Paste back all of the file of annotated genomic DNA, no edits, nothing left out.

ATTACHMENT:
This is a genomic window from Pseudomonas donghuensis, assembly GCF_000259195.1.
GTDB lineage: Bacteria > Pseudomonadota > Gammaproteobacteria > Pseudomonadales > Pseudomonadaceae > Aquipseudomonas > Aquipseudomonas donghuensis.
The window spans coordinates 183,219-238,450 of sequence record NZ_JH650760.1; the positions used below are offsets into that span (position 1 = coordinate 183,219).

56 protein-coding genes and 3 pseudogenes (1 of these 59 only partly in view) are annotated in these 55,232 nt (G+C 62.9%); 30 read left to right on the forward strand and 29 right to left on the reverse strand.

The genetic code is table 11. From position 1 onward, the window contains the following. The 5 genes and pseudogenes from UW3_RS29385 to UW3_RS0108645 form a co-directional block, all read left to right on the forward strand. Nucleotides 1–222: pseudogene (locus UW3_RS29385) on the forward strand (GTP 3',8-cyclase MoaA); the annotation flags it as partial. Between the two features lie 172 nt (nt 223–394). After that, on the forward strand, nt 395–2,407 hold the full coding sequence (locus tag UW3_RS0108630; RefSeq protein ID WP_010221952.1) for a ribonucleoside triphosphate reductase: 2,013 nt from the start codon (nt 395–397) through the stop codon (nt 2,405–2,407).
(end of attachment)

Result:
This is a genomic window from Pseudomonas donghuensis, assembly GCF_000259195.1.
GTDB lineage: Bacteria > Pseudomonadota > Gammaproteobacteria > Pseudomonadales > Pseudomonadaceae > Aquipseudomonas > Aquipseudomonas donghuensis.
The window spans coordinates 183,219-238,450 of sequence record NZ_JH650760.1; the positions used below are offsets into that span (position 1 = coordinate 183,219).

56 protein-coding genes and 3 pseudogenes (1 of these 59 only partly in view) are annotated in these 55,232 nt (G+C 62.9%); 30 read left to right on the forward strand and 29 right to left on the reverse strand.

The genetic code is table 11. From position 1 onward, the window contains the following. The 5 genes and pseudogenes from UW3_RS29385 to UW3_RS0108645 form a co-directional block, all read left to right on the forward strand. Nucleotides 1–222: pseudogene (locus UW3_RS29385) on the forward strand (GTP 3',8-cyclase MoaA); the annotation flags it as partial. Between the two features lie 172 nt (nt 223–394). After that, on the forward strand, nt 395–2,407 hold the full coding sequence (locus tag UW3_RS0108630; RefSeq protein ID WP_010221952.1) for a ribonucleoside triphosphate reductase: 2,013 nt from the start codon (nt 395–397) through the stop codon (nt 2,405–2,407).